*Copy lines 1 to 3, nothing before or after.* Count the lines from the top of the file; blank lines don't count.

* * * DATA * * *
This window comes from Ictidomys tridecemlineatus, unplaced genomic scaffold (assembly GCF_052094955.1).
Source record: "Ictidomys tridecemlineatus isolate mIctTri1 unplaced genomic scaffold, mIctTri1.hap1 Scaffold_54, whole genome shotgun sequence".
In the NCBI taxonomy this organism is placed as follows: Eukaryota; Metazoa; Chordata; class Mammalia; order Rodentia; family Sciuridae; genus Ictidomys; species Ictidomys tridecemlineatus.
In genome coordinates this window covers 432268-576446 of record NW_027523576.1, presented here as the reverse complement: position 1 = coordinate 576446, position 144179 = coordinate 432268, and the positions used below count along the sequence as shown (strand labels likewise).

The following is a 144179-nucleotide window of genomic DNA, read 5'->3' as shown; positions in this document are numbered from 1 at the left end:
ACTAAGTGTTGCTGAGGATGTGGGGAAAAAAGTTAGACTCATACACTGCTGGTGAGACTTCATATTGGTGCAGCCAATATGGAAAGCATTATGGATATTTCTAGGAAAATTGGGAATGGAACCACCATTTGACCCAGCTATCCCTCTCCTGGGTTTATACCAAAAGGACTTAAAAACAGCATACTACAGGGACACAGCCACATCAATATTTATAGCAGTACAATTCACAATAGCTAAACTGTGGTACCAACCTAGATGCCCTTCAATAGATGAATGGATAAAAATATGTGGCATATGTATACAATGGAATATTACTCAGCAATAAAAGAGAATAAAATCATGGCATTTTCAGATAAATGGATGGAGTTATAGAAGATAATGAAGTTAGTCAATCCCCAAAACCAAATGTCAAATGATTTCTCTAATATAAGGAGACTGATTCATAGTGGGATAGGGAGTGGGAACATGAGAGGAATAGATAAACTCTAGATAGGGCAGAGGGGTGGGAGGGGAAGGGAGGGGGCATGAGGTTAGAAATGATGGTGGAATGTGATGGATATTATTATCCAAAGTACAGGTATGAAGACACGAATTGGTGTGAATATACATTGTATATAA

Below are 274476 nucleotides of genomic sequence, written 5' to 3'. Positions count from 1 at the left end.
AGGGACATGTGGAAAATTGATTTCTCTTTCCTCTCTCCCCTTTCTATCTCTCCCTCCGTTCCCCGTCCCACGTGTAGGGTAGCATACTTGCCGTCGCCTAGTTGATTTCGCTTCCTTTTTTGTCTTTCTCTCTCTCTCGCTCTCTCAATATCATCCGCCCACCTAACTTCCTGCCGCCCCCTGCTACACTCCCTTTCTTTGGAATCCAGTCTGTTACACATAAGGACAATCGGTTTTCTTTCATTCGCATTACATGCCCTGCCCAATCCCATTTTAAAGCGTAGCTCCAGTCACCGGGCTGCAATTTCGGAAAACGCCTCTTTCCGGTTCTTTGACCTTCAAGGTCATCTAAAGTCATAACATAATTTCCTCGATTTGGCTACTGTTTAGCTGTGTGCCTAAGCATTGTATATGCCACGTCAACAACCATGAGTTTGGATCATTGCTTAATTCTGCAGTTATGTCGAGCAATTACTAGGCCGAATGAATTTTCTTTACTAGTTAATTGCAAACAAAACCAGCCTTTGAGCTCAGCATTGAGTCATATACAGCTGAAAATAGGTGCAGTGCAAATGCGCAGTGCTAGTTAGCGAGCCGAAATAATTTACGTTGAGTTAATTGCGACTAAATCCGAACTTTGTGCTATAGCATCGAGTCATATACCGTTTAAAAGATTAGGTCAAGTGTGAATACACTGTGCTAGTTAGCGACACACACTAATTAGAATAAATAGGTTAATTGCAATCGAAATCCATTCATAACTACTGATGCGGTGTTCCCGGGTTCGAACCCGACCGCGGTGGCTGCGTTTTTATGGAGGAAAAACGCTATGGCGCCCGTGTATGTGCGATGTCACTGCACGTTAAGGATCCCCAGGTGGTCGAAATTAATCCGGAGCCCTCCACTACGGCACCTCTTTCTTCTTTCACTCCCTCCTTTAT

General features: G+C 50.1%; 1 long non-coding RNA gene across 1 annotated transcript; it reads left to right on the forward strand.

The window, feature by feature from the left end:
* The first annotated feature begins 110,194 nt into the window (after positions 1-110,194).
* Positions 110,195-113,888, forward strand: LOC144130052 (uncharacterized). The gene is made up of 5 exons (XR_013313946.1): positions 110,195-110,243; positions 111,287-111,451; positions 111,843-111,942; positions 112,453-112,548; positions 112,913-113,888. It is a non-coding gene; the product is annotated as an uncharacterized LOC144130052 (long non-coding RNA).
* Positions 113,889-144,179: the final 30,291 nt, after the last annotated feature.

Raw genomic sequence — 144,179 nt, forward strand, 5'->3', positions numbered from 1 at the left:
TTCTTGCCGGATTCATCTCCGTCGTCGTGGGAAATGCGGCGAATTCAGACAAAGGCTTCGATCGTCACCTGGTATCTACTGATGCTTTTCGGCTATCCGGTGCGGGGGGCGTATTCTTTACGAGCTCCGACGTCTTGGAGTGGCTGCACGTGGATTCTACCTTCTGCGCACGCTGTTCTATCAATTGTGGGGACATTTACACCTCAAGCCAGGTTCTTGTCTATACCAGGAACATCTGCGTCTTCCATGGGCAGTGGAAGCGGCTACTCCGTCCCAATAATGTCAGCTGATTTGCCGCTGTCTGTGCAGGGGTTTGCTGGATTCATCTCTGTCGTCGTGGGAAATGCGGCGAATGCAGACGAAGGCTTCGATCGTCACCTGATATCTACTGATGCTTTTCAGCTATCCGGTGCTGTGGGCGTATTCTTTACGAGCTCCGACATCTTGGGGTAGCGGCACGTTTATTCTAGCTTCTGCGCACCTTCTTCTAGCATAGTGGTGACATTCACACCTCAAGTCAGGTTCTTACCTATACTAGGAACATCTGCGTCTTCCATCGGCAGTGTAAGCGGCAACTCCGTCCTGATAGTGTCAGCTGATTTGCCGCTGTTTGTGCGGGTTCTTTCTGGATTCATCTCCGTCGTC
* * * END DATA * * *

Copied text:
This window comes from Ictidomys tridecemlineatus, unplaced genomic scaffold (assembly GCF_052094955.1).
Source record: "Ictidomys tridecemlineatus isolate mIctTri1 unplaced genomic scaffold, mIctTri1.hap1 Scaffold_54, whole genome shotgun sequence".
In the NCBI taxonomy this organism is placed as follows: Eukaryota; Metazoa; Chordata; class Mammalia; order Rodentia; family Sciuridae; genus Ictidomys; species Ictidomys tridecemlineatus.